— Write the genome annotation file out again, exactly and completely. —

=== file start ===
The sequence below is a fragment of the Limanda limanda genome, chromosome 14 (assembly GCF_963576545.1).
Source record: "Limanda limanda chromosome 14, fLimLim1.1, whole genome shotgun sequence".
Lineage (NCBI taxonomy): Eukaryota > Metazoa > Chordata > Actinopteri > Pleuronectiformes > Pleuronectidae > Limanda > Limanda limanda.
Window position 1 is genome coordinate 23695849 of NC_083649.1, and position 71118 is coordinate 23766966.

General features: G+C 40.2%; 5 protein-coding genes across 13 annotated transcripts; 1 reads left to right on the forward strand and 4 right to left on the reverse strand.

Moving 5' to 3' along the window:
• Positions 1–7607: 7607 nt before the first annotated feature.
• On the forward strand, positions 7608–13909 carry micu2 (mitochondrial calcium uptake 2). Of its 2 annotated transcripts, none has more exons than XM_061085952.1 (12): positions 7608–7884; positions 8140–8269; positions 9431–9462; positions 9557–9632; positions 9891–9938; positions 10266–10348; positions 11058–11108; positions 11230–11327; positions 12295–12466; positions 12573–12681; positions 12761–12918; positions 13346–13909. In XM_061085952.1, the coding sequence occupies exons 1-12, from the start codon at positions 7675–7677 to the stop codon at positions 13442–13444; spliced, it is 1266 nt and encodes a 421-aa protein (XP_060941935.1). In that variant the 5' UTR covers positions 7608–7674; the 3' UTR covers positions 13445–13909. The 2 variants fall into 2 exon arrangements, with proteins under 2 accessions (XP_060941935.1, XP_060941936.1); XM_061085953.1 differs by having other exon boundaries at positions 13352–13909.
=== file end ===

The sequence below is a fragment of the Limanda limanda genome, chromosome 14 (assembly GCF_963576545.1).
Source record: "Limanda limanda chromosome 14, fLimLim1.1, whole genome shotgun sequence".
Lineage (NCBI taxonomy): Eukaryota > Metazoa > Chordata > Actinopteri > Pleuronectiformes > Pleuronectidae > Limanda > Limanda limanda.
Window position 1 is genome coordinate 23695849 of NC_083649.1, and position 71118 is coordinate 23766966.

General features: G+C 40.2%; 5 protein-coding genes across 13 annotated transcripts; 1 reads left to right on the forward strand and 4 right to left on the reverse strand.

Moving 5' to 3' along the window:
• Positions 1–7607: 7607 nt before the first annotated feature.
• On the forward strand, positions 7608–13909 carry micu2 (mitochondrial calcium uptake 2). Of its 2 annotated transcripts, none has more exons than XM_061085952.1 (12): positions 7608–7884; positions 8140–8269; positions 9431–9462; positions 9557–9632; positions 9891–9938; positions 10266–10348; positions 11058–11108; positions 11230–11327; positions 12295–12466; positions 12573–12681; positions 12761–12918; positions 13346–13909. In XM_061085952.1, the coding sequence occupies exons 1-12, from the start codon at positions 7675–7677 to the stop codon at positions 13442–13444; spliced, it is 1266 nt and encodes a 421-aa protein (XP_060941935.1). In that variant the 5' UTR covers positions 7608–7674; the 3' UTR covers positions 13445–13909. The 2 variants fall into 2 exon arrangements, with proteins under 2 accessions (XP_060941935.1, XP_060941936.1); XM_061085953.1 differs by having other exon boundaries at positions 13352–13909.